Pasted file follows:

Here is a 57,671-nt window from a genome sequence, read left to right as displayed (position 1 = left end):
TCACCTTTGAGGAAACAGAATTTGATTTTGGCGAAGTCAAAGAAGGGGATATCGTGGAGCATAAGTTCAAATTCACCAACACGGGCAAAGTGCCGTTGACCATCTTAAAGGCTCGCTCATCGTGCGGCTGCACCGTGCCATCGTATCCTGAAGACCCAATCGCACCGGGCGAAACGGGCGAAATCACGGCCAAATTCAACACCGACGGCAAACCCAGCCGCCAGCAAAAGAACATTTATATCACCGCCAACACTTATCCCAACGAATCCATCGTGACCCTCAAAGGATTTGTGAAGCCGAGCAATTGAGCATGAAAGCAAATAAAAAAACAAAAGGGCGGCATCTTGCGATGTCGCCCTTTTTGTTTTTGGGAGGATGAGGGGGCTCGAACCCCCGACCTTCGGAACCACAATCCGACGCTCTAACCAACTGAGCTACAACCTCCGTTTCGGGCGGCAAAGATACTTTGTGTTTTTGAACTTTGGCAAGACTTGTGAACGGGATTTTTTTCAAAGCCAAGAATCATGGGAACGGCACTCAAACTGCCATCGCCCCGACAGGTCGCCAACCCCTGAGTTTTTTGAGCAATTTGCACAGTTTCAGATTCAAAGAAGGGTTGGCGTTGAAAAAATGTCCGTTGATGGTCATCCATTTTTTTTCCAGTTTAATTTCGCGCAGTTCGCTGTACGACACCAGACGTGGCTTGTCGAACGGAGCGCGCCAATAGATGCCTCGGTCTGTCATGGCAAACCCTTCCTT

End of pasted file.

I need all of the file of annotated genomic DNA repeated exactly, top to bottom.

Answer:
Here is a 57,671-nt window from a genome sequence, read left to right as displayed (position 1 = left end):
TCACCTTTGAGGAAACAGAATTTGATTTTGGCGAAGTCAAAGAAGGGGATATCGTGGAGCATAAGTTCAAATTCACCAACACGGGCAAAGTGCCGTTGACCATCTTAAAGGCTCGCTCATCGTGCGGCTGCACCGTGCCATCGTATCCTGAAGACCCAATCGCACCGGGCGAAACGGGCGAAATCACGGCCAAATTCAACACCGACGGCAAACCCAGCCGCCAGCAAAAGAACATTTATATCACCGCCAACACTTATCCCAACGAATCCATCGTGACCCTCAAAGGATTTGTGAAGCCGAGCAATTGAGCATGAAAGCAAATAAAAAAACAAAAGGGCGGCATCTTGCGATGTCGCCCTTTTTGTTTTTGGGAGGATGAGGGGGCTCGAACCCCCGACCTTCGGAACCACAATCCGACGCTCTAACCAACTGAGCTACAACCTCCGTTTCGGGCGGCAAAGATACTTTGTGTTTTTGAACTTTGGCAAGACTTGTGAACGGGATTTTTTTCAAAGCCAAGAATCATGGGAACGGCACTCAAACTGCCATCGCCCCGACAGGTCGCCAACCCCTGAGTTTTTTGAGCAATTTGCACAGTTTCAGATTCAAAGAAGGGTTGGCGTTGAAAAAATGTCCGTTGATGGTCATCCATTTTTTTTCCAGTTTAATTTCGCGCAGTTCGCTGTACGACACCAGACGTGGCTTGTCGAACGGAGCGCGCCAATAGATGCCTCGGTCTGTCATGGCAAACCCTTCCTT